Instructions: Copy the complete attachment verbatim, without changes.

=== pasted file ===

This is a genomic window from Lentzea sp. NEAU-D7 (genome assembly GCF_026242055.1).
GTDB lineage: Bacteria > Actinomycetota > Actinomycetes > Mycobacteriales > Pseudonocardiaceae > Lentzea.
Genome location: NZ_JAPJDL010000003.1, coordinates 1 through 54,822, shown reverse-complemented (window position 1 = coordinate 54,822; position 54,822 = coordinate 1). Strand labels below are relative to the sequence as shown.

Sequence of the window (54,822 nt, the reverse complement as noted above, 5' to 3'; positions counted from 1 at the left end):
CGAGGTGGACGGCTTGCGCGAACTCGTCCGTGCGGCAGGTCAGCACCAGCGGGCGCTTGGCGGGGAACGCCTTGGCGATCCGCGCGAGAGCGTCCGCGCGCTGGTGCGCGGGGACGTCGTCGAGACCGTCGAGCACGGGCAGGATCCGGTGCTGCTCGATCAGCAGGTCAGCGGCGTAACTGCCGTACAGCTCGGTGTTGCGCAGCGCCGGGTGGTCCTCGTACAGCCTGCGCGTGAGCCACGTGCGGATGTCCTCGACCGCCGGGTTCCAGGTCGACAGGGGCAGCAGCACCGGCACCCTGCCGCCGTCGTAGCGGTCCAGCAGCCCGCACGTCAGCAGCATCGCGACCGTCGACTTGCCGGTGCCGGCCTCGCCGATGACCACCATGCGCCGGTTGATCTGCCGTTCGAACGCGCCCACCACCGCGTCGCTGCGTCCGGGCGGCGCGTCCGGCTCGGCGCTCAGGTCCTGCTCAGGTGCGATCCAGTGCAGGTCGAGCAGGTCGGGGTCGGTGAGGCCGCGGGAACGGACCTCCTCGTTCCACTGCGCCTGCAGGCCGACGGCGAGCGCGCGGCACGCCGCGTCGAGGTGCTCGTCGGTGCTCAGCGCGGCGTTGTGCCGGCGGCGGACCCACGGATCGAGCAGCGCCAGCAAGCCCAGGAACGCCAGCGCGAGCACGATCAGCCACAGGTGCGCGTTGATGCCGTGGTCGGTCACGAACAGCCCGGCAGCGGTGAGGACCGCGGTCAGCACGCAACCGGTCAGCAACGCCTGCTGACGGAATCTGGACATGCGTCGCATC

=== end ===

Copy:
This is a genomic window from Lentzea sp. NEAU-D7 (genome assembly GCF_026242055.1).
GTDB lineage: Bacteria > Actinomycetota > Actinomycetes > Mycobacteriales > Pseudonocardiaceae > Lentzea.
Genome location: NZ_JAPJDL010000003.1, coordinates 1 through 54,822, shown reverse-complemented (window position 1 = coordinate 54,822; position 54,822 = coordinate 1). Strand labels below are relative to the sequence as shown.

Sequence of the window (54,822 nt, the reverse complement as noted above, 5' to 3'; positions counted from 1 at the left end):
CGAGGTGGACGGCTTGCGCGAACTCGTCCGTGCGGCAGGTCAGCACCAGCGGGCGCTTGGCGGGGAACGCCTTGGCGATCCGCGCGAGAGCGTCCGCGCGCTGGTGCGCGGGGACGTCGTCGAGACCGTCGAGCACGGGCAGGATCCGGTGCTGCTCGATCAGCAGGTCAGCGGCGTAACTGCCGTACAGCTCGGTGTTGCGCAGCGCCGGGTGGTCCTCGTACAGCCTGCGCGTGAGCCACGTGCGGATGTCCTCGACCGCCGGGTTCCAGGTCGACAGGGGCAGCAGCACCGGCACCCTGCCGCCGTCGTAGCGGTCCAGCAGCCCGCACGTCAGCAGCATCGCGACCGTCGACTTGCCGGTGCCGGCCTCGCCGATGACCACCATGCGCCGGTTGATCTGCCGTTCGAACGCGCCCACCACCGCGTCGCTGCGTCCGGGCGGCGCGTCCGGCTCGGCGCTCAGGTCCTGCTCAGGTGCGATCCAGTGCAGGTCGAGCAGGTCGGGGTCGGTGAGGCCGCGGGAACGGACCTCCTCGTTCCACTGCGCCTGCAGGCCGACGGCGAGCGCGCGGCACGCCGCGTCGAGGTGCTCGTCGGTGCTCAGCGCGGCGTTGTGCCGGCGGCGGACCCACGGATCGAGCAGCGCCAGCAAGCCCAGGAACGCCAGCGCGAGCACGATCAGCCACAGGTGCGCGTTGATGCCGTGGTCGGTCACGAACAGCCCGGCAGCGGTGAGGACCGCGGTCAGCACGCAACCGGTCAGCAACGCCTGCTGACGGAATCTGGACATGCGTCGCATC